Visitors to Nazareth often comment on the beauty of Nazareth – especially the peacefulness and beauty of the grounds, which compliments the magnificent old buildings.  One of the most photographed scenes at Nazareth is the front of the Motherhouse, which has an ageless beauty that is often difficult to capture in a mere photograph. Included in that scene are two statues that represent much of the history of the congregation, the statues of Mother Catherine Spalding and Rt. Rev. John Baptist David, who came to Kentucky in 1811 to escape the French Revolution, and founded the Sisters of Charity of Nazareth in 1812.  Much of the rich, religious heritage of this area can be traced to the efforts of Father – later Bishop David. The statues, which records indicate were gifts to Nazareth from St. Thomas and St. Vincent Orphanages, were made in Europe and were intended to arrive and be in place in time to be part of the Centennial celebration in 1912; but they arrived too late.  When they finally arrived in December they were placed along the walkway where they remain today.

The statue of Bishop David was involved in an unfortunate incident in the early spring of 1921.  S. Mary Lucita Gholson, who died at the age of 93 in 1993, gave the following written account of the incident:

“A corps of our resident workers had tied ropes around a massive, aged tree to guide the giant in falling away from the building and Bishop David’s statue.  However, the tree, more than 100 years old, seemed to have its own plan for its uprooting.  It fell with a deafening thud, decapitating Bishop David’s statue, cutting the torso into two parts, and damaging the pedestal.  Except for the quick waving of arms and jumping maneuvers on the part of a mute helper, someone would have been badly crushed or killed. … 

“I, a young Sister, was on duty that morning as a “runner” for Sister Ildefonsa, the Senior Sister presider, whose duty it was to answer the door bell and the one crank telephone affixed to the wall near the steps leading to the subway (the ground floor).  I had delivered a message to the Foreman and was on my way back to the building when I heard the crash.  I turned, saw the group of men scattered on the front lawn, and Bishop David’s head – which had ‘rolled’ toward the building; the torso thrown toward the front walk, the pedestal badly chipped.  How lucky we humans were!  Mother Rose with the Council, her ‘supporters’ as Father Priest used to call them, came out, knelt on the ground, and offered prayers of thanksgiving that no one was injured.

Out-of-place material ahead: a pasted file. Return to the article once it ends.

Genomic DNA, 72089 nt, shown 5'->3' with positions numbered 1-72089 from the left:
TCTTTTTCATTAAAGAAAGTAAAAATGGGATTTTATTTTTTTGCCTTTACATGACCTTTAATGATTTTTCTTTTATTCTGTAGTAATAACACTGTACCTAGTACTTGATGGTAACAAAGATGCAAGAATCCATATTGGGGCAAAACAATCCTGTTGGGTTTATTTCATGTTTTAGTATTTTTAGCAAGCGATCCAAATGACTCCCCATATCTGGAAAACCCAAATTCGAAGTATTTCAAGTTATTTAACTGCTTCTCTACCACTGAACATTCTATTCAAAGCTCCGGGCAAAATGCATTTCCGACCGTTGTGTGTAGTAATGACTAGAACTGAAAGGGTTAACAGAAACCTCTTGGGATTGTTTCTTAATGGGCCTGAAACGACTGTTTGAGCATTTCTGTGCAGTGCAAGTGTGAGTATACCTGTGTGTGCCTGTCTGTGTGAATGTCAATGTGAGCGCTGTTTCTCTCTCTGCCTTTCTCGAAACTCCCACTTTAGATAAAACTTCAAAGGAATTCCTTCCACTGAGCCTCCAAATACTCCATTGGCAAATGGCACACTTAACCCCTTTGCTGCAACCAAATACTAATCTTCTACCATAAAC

“While waiting for a suitable mender of the decapitated, badly damaged statue and  pedestal, the statue, divided into three parts (albeit not three equal parts) lay in the  museum, and later the library… 

“How long the statueless pedestal graced (or disgraced) the front lawn, I am not sure. Finally, the statue, mended so well that most observers to this day know nothing of the downfall of Bishop David, found its way back to the well-mended pedestal.”

Bishop David and Mother Catherine Spalding remained close friends throughout their lifetimes. McGill states, “In the year 1841, following the restoration of harmony at Nazareth, Mother Catherine suffered the loss of her holy guide and friend who had always been “Father” David to his beloved sisterhood.…”

As his health failed, Bishop David expressed his wishes to be taken to Nazareth to “end his  days.”  McGill states, “As soon as Mother Catherine returned and  heard of ‘Father’ David’s longing to be at Nazareth, she herself went  immediately to his bedside to have preparation made for fulfilling his
wishes.  At once a litter was made and covered with a good canopy. Ten negro men neatly dressed in uniform, black coats and white  trousers, went from Nazareth the following day and, with fitting  reverence and dignity, conveyed ‘the dying saint’ to his chosen  resting-place, the home of his beloved daughters in Christ.  As he  was borne along the road from Bardstown to Nazareth, two Sisters  who had been his nurses walked beside him, followed by a throng of  faithful friends in reverent mournful procession.  As the beloved  prelate and his escort arrived within sight of Nazareth, Mother Catherine at the head of the  whole community, went forth to meet their cherished father.  Bishop David’s trembling hands  extended in blessing as his children knelt on the ground around him. … In his last moments,  Mother Catherine sent for all the Sisters.  Their presence rejoiced his heart.”

Both statues underwent major renovation in 2000 and 2001 and are in excellent condition at  this point. Hopefully, they will continue to welcome visitors to Nazareth in the spirit of  Catherine Spalding and Bishop David, for many years and many celebrations to come.

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